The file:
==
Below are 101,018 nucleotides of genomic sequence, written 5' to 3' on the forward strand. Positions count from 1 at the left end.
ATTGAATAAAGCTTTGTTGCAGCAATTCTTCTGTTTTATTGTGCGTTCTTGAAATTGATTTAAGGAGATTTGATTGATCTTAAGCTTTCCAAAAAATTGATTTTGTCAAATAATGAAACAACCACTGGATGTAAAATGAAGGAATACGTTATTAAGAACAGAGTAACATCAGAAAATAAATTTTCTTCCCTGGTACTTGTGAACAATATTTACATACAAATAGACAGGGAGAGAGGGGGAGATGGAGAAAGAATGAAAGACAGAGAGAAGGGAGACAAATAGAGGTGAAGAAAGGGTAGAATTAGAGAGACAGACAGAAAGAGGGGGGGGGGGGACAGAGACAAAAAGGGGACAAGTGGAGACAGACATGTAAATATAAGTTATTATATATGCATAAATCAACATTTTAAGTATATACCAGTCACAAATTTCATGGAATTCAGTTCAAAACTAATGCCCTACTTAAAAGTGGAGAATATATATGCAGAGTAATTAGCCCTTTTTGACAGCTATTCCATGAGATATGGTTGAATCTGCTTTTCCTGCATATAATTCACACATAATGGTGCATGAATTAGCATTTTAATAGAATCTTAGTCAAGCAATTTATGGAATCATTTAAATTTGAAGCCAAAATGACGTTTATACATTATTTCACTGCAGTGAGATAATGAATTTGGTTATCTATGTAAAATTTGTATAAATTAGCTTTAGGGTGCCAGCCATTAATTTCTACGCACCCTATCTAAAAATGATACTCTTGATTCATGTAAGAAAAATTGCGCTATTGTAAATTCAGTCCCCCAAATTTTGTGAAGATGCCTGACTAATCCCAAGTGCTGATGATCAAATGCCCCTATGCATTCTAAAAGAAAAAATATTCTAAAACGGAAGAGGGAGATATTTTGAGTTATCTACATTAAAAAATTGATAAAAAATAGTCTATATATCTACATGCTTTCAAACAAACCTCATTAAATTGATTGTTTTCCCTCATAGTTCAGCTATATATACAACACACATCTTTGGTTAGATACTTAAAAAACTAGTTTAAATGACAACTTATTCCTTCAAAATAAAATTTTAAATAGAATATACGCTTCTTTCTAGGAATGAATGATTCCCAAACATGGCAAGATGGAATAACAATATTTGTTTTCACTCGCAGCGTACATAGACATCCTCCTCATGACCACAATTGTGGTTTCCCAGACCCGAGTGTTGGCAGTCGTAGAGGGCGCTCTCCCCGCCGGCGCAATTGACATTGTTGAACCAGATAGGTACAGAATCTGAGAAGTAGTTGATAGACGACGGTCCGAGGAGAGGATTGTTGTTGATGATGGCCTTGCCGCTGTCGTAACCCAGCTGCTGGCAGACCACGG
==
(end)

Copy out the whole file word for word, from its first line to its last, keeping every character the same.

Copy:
Below are 101,018 nucleotides of genomic sequence, written 5' to 3' on the forward strand. Positions count from 1 at the left end.
ATTGAATAAAGCTTTGTTGCAGCAATTCTTCTGTTTTATTGTGCGTTCTTGAAATTGATTTAAGGAGATTTGATTGATCTTAAGCTTTCCAAAAAATTGATTTTGTCAAATAATGAAACAACCACTGGATGTAAAATGAAGGAATACGTTATTAAGAACAGAGTAACATCAGAAAATAAATTTTCTTCCCTGGTACTTGTGAACAATATTTACATACAAATAGACAGGGAGAGAGGGGGAGATGGAGAAAGAATGAAAGACAGAGAGAAGGGAGACAAATAGAGGTGAAGAAAGGGTAGAATTAGAGAGACAGACAGAAAGAGGGGGGGGGGGGACAGAGACAAAAAGGGGACAAGTGGAGACAGACATGTAAATATAAGTTATTATATATGCATAAATCAACATTTTAAGTATATACCAGTCACAAATTTCATGGAATTCAGTTCAAAACTAATGCCCTACTTAAAAGTGGAGAATATATATGCAGAGTAATTAGCCCTTTTTGACAGCTATTCCATGAGATATGGTTGAATCTGCTTTTCCTGCATATAATTCACACATAATGGTGCATGAATTAGCATTTTAATAGAATCTTAGTCAAGCAATTTATGGAATCATTTAAATTTGAAGCCAAAATGACGTTTATACATTATTTCACTGCAGTGAGATAATGAATTTGGTTATCTATGTAAAATTTGTATAAATTAGCTTTAGGGTGCCAGCCATTAATTTCTACGCACCCTATCTAAAAATGATACTCTTGATTCATGTAAGAAAAATTGCGCTATTGTAAATTCAGTCCCCCAAATTTTGTGAAGATGCCTGACTAATCCCAAGTGCTGATGATCAAATGCCCCTATGCATTCTAAAAGAAAAAATATTCTAAAACGGAAGAGGGAGATATTTTGAGTTATCTACATTAAAAAATTGATAAAAAATAGTCTATATATCTACATGCTTTCAAACAAACCTCATTAAATTGATTGTTTTCCCTCATAGTTCAGCTATATATACAACACACATCTTTGGTTAGATACTTAAAAAACTAGTTTAAATGACAACTTATTCCTTCAAAATAAAATTTTAAATAGAATATACGCTTCTTTCTAGGAATGAATGATTCCCAAACATGGCAAGATGGAATAACAATATTTGTTTTCACTCGCAGCGTACATAGACATCCTCCTCATGACCACAATTGTGGTTTCCCAGACCCGAGTGTTGGCAGTCGTAGAGGGCGCTCTCCCCGCCGGCGCAATTGACATTGTTGAACCAGATAGGTACAGAATCTGAGAAGTAGTTGATAGACGACGGTCCGAGGAGAGGATTGTTGTTGATGATGGCCTTGCCGCTGTCGTAACCCAGCTGCTGGCAGACCACGG